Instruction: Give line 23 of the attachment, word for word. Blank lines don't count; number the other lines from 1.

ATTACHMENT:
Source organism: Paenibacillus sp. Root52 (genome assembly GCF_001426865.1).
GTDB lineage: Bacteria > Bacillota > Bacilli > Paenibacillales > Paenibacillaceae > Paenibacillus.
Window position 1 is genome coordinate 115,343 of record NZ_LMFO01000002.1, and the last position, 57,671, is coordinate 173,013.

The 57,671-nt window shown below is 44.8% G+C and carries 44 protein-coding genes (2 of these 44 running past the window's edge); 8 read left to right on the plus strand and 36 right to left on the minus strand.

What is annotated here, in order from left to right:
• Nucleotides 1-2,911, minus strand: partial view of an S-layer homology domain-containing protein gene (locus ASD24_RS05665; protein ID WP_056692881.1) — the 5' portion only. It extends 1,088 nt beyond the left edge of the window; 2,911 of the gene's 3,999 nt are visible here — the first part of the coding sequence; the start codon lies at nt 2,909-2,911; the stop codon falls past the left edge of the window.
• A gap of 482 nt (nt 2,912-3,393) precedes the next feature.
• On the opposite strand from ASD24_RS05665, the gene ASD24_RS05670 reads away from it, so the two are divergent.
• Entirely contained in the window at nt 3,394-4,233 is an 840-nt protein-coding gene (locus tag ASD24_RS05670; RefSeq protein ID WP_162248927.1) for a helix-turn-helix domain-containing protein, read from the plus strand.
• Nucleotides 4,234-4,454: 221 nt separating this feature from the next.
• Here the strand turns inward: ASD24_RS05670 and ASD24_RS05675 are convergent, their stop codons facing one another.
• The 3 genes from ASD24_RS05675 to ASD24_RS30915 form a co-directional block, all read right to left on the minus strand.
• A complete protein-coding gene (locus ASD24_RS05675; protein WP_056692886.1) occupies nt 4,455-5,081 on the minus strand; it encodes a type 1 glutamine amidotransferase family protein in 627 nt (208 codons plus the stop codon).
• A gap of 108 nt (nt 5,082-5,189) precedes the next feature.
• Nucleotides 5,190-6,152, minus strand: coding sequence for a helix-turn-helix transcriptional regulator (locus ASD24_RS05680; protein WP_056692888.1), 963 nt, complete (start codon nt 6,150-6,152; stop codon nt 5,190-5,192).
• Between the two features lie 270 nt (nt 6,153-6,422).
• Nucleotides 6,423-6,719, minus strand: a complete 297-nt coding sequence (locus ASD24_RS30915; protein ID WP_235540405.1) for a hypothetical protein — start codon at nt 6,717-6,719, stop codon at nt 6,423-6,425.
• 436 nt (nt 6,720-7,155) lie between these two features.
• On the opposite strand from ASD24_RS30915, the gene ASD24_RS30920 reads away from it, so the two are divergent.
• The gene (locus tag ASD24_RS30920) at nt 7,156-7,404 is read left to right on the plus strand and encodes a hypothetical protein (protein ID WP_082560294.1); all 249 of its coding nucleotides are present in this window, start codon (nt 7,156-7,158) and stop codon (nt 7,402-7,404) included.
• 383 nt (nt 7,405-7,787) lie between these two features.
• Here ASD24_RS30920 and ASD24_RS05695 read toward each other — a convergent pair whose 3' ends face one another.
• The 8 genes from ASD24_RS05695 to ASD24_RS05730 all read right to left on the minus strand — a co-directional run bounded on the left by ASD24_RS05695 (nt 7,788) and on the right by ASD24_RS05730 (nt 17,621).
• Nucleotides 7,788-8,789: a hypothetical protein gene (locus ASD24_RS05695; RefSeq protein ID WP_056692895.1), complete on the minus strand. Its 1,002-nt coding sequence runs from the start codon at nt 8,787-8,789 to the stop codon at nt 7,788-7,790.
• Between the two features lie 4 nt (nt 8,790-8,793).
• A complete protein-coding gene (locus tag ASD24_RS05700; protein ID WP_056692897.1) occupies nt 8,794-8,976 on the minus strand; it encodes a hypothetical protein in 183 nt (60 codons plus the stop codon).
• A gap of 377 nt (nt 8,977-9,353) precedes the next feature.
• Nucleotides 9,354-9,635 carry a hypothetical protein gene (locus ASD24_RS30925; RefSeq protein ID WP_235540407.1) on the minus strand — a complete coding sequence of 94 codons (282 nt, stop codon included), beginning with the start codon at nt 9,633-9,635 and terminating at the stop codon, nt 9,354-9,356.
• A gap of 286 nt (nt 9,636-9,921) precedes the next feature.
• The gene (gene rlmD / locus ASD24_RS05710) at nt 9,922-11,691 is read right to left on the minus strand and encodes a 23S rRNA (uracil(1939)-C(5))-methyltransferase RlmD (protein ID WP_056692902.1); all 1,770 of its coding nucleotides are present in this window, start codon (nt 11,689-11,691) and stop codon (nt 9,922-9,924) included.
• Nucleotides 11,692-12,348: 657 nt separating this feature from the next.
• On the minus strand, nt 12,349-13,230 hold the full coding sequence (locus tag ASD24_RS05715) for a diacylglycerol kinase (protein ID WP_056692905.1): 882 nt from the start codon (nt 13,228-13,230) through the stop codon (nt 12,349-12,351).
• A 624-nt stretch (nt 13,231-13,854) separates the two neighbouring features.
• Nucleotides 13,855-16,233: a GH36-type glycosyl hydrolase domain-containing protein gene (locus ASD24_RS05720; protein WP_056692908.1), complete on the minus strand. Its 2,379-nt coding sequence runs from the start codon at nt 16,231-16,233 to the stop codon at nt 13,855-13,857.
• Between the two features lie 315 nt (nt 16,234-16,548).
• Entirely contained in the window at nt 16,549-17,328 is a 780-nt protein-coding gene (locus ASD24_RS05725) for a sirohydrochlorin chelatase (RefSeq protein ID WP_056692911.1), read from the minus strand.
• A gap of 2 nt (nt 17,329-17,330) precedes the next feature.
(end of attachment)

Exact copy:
• The 8 genes from ASD24_RS05695 to ASD24_RS05730 all read right to left on the minus strand — a co-directional run bounded on the left by ASD24_RS05695 (nt 7,788) and on the right by ASD24_RS05730 (nt 17,621).